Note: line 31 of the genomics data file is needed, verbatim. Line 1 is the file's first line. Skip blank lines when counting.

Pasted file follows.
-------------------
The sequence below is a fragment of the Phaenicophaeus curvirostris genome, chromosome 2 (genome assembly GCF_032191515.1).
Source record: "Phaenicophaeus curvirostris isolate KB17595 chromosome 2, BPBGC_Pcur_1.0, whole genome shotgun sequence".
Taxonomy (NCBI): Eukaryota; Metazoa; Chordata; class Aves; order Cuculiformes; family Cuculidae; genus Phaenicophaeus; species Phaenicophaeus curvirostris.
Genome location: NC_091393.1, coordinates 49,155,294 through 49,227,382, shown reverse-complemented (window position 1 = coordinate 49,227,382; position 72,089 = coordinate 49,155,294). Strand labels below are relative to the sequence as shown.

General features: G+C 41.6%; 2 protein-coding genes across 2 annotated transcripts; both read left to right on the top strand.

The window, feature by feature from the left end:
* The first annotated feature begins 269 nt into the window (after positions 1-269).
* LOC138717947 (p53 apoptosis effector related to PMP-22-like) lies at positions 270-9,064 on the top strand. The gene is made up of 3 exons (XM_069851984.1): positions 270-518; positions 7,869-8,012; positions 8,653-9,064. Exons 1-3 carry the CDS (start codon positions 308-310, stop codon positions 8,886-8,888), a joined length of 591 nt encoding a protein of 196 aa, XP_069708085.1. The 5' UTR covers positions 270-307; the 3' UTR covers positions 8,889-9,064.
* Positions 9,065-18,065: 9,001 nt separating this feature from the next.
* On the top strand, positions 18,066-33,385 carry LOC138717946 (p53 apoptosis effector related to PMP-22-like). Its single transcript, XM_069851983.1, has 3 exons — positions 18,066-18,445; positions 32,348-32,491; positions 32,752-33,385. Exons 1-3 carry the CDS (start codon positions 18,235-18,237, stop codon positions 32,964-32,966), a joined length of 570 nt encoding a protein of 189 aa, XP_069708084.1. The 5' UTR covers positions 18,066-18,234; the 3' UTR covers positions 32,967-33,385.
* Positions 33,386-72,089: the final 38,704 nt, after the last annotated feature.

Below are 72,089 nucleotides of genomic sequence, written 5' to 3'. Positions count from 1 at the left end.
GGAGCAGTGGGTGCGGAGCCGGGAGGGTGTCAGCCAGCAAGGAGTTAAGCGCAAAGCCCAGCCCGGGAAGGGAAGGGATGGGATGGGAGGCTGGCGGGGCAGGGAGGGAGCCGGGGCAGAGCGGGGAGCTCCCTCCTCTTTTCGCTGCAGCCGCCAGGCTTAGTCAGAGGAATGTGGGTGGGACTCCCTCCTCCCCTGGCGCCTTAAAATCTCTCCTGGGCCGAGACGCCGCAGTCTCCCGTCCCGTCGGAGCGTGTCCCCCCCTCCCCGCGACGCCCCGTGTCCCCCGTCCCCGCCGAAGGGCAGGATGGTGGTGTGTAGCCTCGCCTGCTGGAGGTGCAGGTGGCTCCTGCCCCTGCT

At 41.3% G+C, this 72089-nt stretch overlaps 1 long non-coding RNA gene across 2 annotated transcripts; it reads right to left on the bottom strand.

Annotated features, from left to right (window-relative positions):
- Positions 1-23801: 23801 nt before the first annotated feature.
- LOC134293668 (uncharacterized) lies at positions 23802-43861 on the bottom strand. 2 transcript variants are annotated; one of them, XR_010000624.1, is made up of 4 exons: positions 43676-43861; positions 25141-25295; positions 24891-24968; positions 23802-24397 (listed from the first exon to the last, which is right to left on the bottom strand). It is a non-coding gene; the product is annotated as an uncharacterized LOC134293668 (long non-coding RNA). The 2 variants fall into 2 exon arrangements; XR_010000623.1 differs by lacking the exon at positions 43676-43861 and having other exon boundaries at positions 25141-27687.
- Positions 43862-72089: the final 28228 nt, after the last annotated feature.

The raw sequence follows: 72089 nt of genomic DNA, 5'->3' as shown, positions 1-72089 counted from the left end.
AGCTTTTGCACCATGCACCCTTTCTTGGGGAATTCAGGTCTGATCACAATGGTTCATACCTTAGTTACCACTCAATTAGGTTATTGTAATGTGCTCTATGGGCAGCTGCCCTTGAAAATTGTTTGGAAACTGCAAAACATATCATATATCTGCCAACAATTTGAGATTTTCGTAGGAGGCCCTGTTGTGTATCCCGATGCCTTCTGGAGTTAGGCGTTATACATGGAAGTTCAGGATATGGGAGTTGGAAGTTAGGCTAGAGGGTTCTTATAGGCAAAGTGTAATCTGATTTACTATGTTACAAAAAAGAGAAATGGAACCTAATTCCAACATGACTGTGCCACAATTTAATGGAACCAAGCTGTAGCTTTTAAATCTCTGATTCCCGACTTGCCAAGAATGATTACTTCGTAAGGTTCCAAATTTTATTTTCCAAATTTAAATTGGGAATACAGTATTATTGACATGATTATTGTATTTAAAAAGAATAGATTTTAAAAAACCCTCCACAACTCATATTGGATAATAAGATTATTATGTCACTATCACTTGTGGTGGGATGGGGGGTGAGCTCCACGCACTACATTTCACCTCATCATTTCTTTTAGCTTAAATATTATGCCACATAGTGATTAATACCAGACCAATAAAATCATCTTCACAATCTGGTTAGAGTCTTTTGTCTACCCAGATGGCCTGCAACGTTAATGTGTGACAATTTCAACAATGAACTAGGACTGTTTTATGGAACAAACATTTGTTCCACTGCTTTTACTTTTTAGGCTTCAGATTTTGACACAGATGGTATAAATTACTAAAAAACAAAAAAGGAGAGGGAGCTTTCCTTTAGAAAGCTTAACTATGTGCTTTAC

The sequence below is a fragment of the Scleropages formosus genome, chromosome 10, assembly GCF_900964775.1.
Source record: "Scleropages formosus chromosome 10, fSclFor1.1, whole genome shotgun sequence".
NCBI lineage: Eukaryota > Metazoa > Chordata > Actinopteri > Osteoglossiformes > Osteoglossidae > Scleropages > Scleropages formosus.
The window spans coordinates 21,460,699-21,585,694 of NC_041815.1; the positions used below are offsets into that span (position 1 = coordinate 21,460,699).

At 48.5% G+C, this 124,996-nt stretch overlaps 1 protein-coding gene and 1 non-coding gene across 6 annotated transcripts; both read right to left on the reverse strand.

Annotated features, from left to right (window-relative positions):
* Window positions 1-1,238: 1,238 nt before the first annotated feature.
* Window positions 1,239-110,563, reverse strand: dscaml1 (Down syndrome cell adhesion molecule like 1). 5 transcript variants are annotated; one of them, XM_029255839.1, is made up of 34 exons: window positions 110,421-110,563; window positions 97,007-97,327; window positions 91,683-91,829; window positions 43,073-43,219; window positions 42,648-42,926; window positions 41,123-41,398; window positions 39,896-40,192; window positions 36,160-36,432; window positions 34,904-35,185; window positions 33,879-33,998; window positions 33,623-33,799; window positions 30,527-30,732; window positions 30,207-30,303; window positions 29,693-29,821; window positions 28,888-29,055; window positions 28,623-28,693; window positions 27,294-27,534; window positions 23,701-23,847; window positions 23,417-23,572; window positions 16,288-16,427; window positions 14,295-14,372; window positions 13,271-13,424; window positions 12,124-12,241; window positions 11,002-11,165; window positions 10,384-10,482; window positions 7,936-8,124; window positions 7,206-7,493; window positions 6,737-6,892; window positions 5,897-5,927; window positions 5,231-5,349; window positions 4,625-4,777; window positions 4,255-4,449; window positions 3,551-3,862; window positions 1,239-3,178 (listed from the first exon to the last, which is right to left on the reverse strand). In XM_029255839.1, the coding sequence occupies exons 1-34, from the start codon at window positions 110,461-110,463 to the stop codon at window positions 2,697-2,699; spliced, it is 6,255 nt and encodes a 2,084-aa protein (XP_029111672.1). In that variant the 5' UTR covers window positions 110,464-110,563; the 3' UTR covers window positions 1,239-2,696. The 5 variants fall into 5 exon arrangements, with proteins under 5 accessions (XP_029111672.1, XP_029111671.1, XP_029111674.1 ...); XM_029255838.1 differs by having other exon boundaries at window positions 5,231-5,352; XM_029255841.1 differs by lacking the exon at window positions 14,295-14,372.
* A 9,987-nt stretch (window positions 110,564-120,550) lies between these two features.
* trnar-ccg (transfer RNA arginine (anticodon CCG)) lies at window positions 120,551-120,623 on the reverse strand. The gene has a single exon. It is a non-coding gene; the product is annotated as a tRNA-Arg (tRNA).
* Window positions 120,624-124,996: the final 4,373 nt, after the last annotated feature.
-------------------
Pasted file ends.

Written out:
* Window positions 120,624-124,996: the final 4,373 nt, after the last annotated feature.